Shreveport Couple Pleads Guilty To Importing Illegal Drugs Into The United States While On A Cruise
SHREVEPORT, La. –United States Attorney Stephanie A. Finley announced today that Robert W. Scogin, 52, and Peggy S. Scogin, 55, both of Shreveport, pleaded guilty before U.S. District Judge S. Maurice Hicks Jr. to importing 9,000 pills illegally into the United States.
According to evidence presented at the guilty plea, Robert Scogin and Peggy Scogin admitted to importing codeine and dihydrocodeine aboard a cruise ship returning to the United States. United States Immigrations and Customs Enforcement-Homeland Security Investigations (ICE-HSI) determined that the co-defendants purchased approximately 9,000 pills of Schedule II, III, and IV narcotics in Belize. Upon reentering the United States, they intended to use the drugs for personal use as well as to sell them to others. Their plan was discovered when some of the pills were found in a locker used by Robert Scogin at his job. After being interviewed by law enforcement, the couple confessed and told investigators that they were able to get the pills on the ship by wrapping them in dirty clothes and hiding them in their luggage to avoid detection.
“Smuggling drugs into the United States is a serious crime,” Finley stated. “Selling prescription drugs without knowing what they really are and without knowing how they will affect the person buying them in an illegal market is extremely dangerous. We will continue to work with our law enforcement partners to protect public safety by prosecuting those who illegally import and sell prescription drugs.”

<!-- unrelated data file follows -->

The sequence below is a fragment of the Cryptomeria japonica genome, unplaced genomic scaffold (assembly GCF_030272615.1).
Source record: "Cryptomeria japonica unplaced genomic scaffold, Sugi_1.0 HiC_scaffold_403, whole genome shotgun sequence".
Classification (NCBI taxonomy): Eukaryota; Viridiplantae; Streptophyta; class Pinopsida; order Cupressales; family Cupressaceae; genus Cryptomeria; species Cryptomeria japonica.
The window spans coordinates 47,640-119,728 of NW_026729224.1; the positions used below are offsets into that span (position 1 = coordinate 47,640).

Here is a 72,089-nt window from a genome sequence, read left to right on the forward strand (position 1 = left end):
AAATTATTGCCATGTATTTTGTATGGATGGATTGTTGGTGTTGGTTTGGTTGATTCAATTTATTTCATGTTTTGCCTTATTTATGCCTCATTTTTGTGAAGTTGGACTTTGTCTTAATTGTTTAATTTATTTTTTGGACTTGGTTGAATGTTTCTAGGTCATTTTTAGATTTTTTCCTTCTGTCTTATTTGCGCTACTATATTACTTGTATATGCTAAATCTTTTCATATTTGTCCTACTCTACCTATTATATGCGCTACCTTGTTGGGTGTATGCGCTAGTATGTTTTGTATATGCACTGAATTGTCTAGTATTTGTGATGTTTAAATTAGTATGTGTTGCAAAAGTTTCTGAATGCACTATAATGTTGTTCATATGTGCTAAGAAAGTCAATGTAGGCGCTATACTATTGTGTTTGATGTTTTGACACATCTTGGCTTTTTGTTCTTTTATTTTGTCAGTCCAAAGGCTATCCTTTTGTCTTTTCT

"Homeland Security Investigations special agents in Shreveport along with the Shreveport Police Department Narcotics Unit worked long hours to dismantle this smuggling operation, recover dangerous foreign manufactured narcotics, and bring this investigation to a conclusion,” said Special Agent in Charge of HSI New Orleans Raymond R. Parmer Jr. “Stopping the flow of illegal drugs is a priority for HSI, and we will continue to focus resources on this important effort.”
The defendants face up to 20 years in prison, a $1 million fine, and five years of supervised release. A sentencing date of January 16, 2014 was set.
United States Immigrations and Customs Enforcement-Homeland Security Investigations and the Shreveport Police Department conducted the investigation. Assistant U.S. Attorney Seth D. Reeg is prosecuting the case.